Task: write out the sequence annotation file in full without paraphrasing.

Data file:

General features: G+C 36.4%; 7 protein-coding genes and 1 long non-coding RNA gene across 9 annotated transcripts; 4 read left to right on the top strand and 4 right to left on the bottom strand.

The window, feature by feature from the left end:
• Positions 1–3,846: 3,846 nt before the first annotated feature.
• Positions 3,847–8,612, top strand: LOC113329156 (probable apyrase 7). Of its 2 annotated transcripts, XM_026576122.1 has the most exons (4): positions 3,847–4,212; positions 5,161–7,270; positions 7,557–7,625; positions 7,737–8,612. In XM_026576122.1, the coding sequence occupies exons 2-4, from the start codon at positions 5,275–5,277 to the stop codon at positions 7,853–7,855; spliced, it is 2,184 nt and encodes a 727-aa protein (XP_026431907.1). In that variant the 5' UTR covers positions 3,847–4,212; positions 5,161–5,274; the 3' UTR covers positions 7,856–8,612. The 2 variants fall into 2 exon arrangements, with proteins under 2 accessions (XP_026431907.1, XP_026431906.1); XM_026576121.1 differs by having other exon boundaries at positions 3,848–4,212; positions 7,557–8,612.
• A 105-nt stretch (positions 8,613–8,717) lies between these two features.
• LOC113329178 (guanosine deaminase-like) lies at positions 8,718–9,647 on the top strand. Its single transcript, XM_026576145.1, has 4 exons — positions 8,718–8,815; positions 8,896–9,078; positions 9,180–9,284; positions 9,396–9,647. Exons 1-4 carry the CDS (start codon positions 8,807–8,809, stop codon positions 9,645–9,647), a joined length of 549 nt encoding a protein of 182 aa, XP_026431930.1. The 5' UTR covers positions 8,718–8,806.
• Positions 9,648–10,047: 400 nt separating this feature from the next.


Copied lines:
General features: G+C 36.4%; 7 protein-coding genes and 1 long non-coding RNA gene across 9 annotated transcripts; 4 read left to right on the top strand and 4 right to left on the bottom strand.

The window, feature by feature from the left end:
• Positions 1–3,846: 3,846 nt before the first annotated feature.
• Positions 3,847–8,612, top strand: LOC113329156 (probable apyrase 7). Of its 2 annotated transcripts, XM_026576122.1 has the most exons (4): positions 3,847–4,212; positions 5,161–7,270; positions 7,557–7,625; positions 7,737–8,612. In XM_026576122.1, the coding sequence occupies exons 2-4, from the start codon at positions 5,275–5,277 to the stop codon at positions 7,853–7,855; spliced, it is 2,184 nt and encodes a 727-aa protein (XP_026431907.1). In that variant the 5' UTR covers positions 3,847–4,212; positions 5,161–5,274; the 3' UTR covers positions 7,856–8,612. The 2 variants fall into 2 exon arrangements, with proteins under 2 accessions (XP_026431907.1, XP_026431906.1); XM_026576121.1 differs by having other exon boundaries at positions 3,848–4,212; positions 7,557–8,612.
• A 105-nt stretch (positions 8,613–8,717) lies between these two features.
• LOC113329178 (guanosine deaminase-like) lies at positions 8,718–9,647 on the top strand. Its single transcript, XM_026576145.1, has 4 exons — positions 8,718–8,815; positions 8,896–9,078; positions 9,180–9,284; positions 9,396–9,647. Exons 1-4 carry the CDS (start codon positions 8,807–8,809, stop codon positions 9,645–9,647), a joined length of 549 nt encoding a protein of 182 aa, XP_026431930.1. The 5' UTR covers positions 8,718–8,806.
• Positions 9,648–10,047: 400 nt separating this feature from the next.